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Home / Opinion / Quiet call: Loudspeakers aren't intrinsic part of religion

Quiet call: Loudspeakers aren't intrinsic part of religion

The Allahabad High Court’s understanding of the issue should be applied not just to one religion but to all
According to the court’s ruling, there would be no violation of lockdown guidelines if a single person recited azaan from minarets without using sound-amplifying devices

The Editorial Board   |     |   Published 24.05.20, 07:28 PM

Religion does not require loudspeakers. This was perhaps the most important lesson embedded in the Allahabad High Court’s ruling on azaan in response to a number of public interest litigations filed against the order of the Ghazipur district administration in Uttar Pradesh. The administration had banned azaans on the pretext that any call to worship on loudspeakers would violate lockdown rules. Since the baby had been neatly thrown out with the bathwater, the PILs reportedly asked for permission to conduct the call to prayer. According to the court’s ruling, there would be no violation of lockdown guidelines if a single person recited azaan from minarets without using sound-amplifying devices. Loudspeakers are not an intrinsic part of religion although azaan is. Besides, others should not be forced to hear what they do not want to hear, for the right to profess one’s religion is modified by the needs of public order, morality and health. The court’s width of vision was evident in its direction that when for some reason a loudspeaker was necessary, the district administration should be asked for permission.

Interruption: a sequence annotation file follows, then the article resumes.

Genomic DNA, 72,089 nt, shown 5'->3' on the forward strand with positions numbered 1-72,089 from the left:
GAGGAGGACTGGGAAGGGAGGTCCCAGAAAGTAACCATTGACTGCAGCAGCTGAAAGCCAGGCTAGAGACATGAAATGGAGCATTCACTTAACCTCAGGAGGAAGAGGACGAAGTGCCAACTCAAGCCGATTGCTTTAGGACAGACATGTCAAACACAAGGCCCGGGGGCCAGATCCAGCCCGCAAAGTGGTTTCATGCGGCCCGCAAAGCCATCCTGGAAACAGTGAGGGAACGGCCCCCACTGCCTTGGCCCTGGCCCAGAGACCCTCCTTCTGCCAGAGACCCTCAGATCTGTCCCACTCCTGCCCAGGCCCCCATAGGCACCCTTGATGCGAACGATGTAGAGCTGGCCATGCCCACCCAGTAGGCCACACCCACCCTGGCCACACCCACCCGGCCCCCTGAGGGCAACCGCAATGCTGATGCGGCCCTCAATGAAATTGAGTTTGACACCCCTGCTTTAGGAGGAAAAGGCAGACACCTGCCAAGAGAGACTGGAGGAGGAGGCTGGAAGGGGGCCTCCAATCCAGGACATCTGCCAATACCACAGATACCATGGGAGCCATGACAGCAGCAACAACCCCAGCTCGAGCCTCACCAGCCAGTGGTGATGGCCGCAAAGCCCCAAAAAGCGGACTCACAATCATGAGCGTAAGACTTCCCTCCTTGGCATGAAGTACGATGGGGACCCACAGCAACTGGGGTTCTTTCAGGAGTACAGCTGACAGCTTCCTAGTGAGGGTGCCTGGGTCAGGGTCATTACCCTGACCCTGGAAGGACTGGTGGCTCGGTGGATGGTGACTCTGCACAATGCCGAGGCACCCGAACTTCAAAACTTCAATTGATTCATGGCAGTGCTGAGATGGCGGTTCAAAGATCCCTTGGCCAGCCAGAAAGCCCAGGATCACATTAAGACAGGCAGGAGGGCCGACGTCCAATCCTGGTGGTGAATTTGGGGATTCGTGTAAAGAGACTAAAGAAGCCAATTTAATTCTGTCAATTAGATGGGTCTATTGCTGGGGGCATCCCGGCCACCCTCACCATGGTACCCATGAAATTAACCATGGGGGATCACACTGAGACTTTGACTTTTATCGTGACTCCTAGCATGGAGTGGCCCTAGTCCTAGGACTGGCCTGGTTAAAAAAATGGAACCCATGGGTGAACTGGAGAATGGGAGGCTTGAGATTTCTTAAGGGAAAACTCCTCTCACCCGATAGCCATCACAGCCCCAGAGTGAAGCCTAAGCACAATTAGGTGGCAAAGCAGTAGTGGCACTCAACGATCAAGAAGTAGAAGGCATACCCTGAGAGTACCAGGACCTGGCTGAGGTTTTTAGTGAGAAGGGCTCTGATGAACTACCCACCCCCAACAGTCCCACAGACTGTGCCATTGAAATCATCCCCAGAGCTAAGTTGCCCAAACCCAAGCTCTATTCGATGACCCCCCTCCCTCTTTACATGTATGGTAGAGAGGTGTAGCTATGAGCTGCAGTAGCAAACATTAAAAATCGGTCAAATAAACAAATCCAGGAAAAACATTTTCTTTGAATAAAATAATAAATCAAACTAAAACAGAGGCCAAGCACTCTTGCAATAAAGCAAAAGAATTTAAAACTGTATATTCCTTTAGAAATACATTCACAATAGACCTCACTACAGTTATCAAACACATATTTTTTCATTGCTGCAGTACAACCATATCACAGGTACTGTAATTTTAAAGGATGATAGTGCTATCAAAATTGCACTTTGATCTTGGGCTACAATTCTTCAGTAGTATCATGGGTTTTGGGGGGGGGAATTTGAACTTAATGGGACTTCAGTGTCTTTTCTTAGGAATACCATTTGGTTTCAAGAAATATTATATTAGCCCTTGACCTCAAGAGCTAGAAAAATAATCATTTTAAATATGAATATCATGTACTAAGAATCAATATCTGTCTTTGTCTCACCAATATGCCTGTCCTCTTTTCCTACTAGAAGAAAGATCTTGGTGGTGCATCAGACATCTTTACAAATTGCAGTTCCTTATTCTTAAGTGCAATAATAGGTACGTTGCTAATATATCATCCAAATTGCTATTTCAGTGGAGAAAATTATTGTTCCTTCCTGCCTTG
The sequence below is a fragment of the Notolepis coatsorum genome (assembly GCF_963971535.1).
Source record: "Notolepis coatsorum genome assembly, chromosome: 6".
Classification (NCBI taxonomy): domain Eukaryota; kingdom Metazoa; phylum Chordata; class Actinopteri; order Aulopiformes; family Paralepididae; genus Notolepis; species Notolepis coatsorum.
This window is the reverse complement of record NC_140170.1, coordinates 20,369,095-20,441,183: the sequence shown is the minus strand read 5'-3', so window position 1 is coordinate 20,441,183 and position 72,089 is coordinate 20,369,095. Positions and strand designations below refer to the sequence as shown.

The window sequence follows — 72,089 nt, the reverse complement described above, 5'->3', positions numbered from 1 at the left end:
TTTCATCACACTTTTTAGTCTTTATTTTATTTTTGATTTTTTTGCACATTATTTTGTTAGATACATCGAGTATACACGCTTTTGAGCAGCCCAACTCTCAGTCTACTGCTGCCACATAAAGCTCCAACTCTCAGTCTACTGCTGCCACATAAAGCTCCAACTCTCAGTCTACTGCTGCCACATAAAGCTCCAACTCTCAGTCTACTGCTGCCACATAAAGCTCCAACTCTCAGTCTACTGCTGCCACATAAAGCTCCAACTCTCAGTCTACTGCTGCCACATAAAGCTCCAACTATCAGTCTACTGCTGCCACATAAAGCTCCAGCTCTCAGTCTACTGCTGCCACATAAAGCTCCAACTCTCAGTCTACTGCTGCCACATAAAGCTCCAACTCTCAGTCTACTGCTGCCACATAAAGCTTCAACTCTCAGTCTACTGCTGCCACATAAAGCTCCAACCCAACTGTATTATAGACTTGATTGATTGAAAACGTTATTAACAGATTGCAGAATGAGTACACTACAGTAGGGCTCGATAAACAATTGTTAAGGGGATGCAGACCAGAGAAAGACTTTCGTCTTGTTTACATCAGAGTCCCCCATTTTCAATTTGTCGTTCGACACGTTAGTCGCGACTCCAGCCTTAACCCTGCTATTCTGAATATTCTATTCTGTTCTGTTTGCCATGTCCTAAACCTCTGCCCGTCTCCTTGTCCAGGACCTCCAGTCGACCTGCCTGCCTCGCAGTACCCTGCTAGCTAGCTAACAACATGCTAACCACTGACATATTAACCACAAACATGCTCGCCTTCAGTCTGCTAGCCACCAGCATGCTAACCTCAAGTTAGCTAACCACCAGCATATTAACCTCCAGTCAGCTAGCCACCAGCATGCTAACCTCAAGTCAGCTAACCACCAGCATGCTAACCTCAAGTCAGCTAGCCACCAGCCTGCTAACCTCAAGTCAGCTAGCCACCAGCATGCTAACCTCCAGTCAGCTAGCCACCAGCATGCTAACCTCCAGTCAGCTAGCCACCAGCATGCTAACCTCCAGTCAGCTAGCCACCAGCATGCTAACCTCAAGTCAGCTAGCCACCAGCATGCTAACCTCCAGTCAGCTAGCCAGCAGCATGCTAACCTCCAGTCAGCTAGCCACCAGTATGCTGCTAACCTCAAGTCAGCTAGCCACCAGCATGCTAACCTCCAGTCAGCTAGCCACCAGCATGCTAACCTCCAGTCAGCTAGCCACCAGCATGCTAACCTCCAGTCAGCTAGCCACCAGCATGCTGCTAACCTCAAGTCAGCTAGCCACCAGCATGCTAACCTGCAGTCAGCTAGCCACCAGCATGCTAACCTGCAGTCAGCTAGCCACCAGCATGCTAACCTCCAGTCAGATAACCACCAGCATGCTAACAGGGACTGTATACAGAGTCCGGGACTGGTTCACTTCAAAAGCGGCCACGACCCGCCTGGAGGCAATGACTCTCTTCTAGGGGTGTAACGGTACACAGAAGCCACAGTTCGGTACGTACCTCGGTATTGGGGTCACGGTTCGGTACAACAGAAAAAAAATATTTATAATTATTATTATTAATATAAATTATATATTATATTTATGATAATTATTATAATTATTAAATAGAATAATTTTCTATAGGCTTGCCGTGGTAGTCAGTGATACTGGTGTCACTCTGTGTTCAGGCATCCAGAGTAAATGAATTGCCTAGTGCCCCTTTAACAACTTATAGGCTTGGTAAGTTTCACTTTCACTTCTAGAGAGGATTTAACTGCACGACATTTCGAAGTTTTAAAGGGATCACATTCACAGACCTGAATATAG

No one would dispute the fairness of this judgment. Can it be extended? The Allahabad High Court’s understanding of the issue should be applied not just to one religion but to all. Most Indians, and here those claiming allegiance to the majority religion fit the bill best, are loud in the proclamation of their faith. Side by side runs their conviction that making others, willing or otherwise, listen to holy songs, chants and even an epic poem read as worship by using loudspeakers is an integral part of their faith. That may be at a temple or occasions of worship anywhere at all. Complaints against the use of loudspeakers during Durga Puja and heightened awareness of sound pollution have somewhat lessened that particular form of noise sharing. But the idea that the loudspeaker is a necessity in order to worship is far more widespread than just Durga Puja. It is not just one religion that should stop using the loudspeaker, everyone should. If some people decide to worship their deities, it does not mean that others wish to hear it: as the court remarked, it is a violation of the latter’s rights. Perhaps this, too, will be a ruling soon.

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